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John Ball Zoo Wildlife Conservation Fund

For more than twenty years the John Ball Zoos Wildlife Conservation Fund has helped fund over 100 projects. These projects have helped conserve wildlife and wild places in more than 30 countries.

Many projects funded by the Wildlife Conservation Fund have been education based with an eye to helping communities learn about the wildlife around them. In addition, the fund has lent support to help conserve some of the lesser known taxa such as endangered reptiles and amphibians.

Animals native to Michigan have garnered special attention from the Wildlife Conservation Fund and conservation fund monies have supported projects ranging from installing interpretive graphics at Palomita Reserve in Grand Haven, Michigan to characterizing what bacteria are normally found in salamander habitats in the Great Lakes region.

When John Boyles had the insight in 1985 to start the Conservation Fund here at John Ball Zoo he was truly visionary. Over the years his vision has been turned into a wonderful reality of support for conservation throughout the world.

Click here to learn about the current awardees and their projects.

Supporting Conservation Projects

If you would like to make a donation to help support conservation projects, such as those mentioned above, visit our Animal Sponsorship: Animals! Animals! page. By adopting an animal, you not only help in the care and feeding our animals at John Ball Zoo, but also support conservation programs near and far. For our animals and those in the wild, their future depends on you!

Apply for a Conservation Grant

Annually, grants are given for one or more of the following purposes:

1. To enhance or assist wild animal preservation, native and exotic, threatened and endangered, and their habitat management.
2. To enhance or improve captive animal management including environmental design. Note: Grants are not awarded for exhibit development or graphics for AZA accredited zoos or zoo in North America.
3. To assist in the development of education programming in concert with the above purposes.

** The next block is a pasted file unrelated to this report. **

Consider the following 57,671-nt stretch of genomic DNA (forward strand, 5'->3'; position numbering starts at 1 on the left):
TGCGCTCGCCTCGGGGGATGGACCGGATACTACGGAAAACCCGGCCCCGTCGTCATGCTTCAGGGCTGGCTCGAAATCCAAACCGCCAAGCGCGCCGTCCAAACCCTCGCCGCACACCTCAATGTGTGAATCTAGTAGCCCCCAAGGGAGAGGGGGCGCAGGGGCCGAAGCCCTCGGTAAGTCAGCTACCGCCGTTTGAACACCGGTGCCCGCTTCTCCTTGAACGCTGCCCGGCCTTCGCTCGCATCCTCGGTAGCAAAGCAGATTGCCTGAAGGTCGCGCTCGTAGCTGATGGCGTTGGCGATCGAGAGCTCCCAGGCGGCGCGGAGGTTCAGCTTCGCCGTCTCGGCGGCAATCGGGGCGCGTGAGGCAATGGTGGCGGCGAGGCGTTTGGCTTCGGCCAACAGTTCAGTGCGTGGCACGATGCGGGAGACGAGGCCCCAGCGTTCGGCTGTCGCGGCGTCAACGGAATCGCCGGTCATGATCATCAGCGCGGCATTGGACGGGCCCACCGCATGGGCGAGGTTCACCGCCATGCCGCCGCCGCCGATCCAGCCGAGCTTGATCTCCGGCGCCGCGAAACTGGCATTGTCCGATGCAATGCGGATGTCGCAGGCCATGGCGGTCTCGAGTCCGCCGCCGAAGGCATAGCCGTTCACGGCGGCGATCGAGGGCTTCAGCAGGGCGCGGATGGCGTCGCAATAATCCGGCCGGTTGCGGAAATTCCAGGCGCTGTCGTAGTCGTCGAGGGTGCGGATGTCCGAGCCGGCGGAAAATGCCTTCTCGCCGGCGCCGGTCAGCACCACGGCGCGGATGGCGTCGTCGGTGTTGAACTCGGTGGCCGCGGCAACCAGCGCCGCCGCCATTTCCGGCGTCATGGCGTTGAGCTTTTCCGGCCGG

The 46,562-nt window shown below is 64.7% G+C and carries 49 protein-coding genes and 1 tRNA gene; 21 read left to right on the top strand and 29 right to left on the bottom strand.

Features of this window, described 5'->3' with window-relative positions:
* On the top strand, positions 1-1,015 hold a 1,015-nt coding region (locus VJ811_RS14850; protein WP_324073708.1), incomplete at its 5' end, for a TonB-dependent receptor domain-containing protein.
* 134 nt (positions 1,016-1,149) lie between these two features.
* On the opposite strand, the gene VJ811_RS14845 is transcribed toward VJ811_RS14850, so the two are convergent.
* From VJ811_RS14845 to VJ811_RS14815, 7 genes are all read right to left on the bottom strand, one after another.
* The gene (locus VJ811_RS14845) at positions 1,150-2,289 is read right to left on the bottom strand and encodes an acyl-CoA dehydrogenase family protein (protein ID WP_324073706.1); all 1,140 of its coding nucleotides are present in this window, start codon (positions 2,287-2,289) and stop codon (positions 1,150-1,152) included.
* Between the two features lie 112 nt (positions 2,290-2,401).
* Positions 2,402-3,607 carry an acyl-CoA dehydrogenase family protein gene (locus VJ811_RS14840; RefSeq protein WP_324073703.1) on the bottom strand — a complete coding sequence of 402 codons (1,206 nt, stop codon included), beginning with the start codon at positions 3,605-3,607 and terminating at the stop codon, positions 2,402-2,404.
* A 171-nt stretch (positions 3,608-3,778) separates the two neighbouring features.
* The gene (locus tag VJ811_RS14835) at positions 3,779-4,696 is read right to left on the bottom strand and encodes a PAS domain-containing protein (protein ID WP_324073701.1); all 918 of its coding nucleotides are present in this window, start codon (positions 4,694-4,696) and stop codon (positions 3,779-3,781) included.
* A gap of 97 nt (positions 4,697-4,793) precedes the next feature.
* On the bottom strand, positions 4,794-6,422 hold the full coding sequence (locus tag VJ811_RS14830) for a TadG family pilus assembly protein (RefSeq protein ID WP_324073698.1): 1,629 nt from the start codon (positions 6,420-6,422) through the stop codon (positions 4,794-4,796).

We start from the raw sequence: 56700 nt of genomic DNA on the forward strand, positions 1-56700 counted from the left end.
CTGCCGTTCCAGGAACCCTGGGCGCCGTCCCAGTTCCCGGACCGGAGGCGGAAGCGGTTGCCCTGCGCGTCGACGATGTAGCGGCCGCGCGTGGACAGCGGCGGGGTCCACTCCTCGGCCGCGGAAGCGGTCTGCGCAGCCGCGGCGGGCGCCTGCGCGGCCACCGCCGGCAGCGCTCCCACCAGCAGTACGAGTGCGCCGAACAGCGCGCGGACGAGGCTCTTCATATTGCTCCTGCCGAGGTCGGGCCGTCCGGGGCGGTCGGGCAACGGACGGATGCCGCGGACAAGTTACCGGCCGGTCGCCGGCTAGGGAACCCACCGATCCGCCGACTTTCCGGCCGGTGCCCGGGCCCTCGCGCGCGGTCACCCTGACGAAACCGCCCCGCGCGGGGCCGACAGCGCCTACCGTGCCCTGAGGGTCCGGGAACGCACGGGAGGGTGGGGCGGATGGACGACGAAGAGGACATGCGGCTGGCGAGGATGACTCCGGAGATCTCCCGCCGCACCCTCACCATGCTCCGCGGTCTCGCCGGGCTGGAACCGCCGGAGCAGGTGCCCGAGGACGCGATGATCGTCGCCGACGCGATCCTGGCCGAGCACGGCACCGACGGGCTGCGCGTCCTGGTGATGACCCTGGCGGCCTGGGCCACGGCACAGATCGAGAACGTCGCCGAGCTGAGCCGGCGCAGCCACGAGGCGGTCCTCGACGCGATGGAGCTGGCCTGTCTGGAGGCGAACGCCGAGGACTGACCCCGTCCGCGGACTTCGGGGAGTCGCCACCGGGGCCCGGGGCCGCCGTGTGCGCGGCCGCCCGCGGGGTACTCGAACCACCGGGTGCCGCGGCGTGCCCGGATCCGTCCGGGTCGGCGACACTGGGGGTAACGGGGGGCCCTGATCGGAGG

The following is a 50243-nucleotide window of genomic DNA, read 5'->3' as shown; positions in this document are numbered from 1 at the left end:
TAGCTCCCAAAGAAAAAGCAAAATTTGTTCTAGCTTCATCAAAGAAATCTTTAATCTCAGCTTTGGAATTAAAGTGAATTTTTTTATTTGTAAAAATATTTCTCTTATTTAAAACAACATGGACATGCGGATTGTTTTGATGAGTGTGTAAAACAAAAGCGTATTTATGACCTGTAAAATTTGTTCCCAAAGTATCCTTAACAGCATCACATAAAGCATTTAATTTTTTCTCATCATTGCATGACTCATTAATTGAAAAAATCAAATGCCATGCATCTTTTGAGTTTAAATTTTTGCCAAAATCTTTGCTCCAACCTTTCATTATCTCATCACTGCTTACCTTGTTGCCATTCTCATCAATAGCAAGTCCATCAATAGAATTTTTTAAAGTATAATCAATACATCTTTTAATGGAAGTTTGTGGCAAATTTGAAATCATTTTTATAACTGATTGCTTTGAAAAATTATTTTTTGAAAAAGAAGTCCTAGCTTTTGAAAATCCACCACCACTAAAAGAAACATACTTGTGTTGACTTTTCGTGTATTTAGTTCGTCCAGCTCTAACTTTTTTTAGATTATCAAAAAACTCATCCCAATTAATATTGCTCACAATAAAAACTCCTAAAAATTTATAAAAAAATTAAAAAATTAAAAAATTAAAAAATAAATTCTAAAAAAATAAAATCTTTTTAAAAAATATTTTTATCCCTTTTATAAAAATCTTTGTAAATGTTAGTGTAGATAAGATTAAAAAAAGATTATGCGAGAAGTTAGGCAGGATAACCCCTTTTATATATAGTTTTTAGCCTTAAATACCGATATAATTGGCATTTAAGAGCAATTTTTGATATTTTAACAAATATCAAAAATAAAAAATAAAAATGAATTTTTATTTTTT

Applications for 2015 grants are now being accepted. Deadline for completed applications is March 1, 2015. Application forms are available in pdf and Microsoft Word and are available through the links below.

Contact: Brenda Stringer, John Ball Zoological Society, 1300 W. Fulton, GR Mi 49504, 616-336-4303, bstringer@johnballzoosociety.org

2015 Application

pdf format

2015 Application

word format


Frequently Asked Questions

1. Are hard copy applications accepted?
Hard copy applications are no longer accepted.

2. Will the fund support development and construction of animal exhibits and graphics?
No. The fund will not support exhibit development, construction of exhibits or graphics development for AZA accredited facilities or (in general) facilities located in North America. We may support exhibit development/graphics in range countries dependent upon the merits of the application.

3. Does the fund support “overhead” costs?

4. Will the fund support travel?
Travel for the principal investigator and other collaborators are considered on a case by case basis. Travel for training of teachers, wildlife biologists, technicians, etc. is funded based upon the merits of the application.

5. Should letters of support be submitted separately?
No. Please include these letters with your application materials. If this is not possible the letter should clearly state the name of the project as well as the principal investigator.

6. How much can I expect to receive if a grant is awarded?
Amounts are generally in the range of $500 to $2500 per award.

7. When will grants be announced?
Every effort is made to announce grants early May.

8. How will I be notified if I receive an award?
Award recipients are notified via email. Other applicants are notified via email (if an email address is submitted with an application).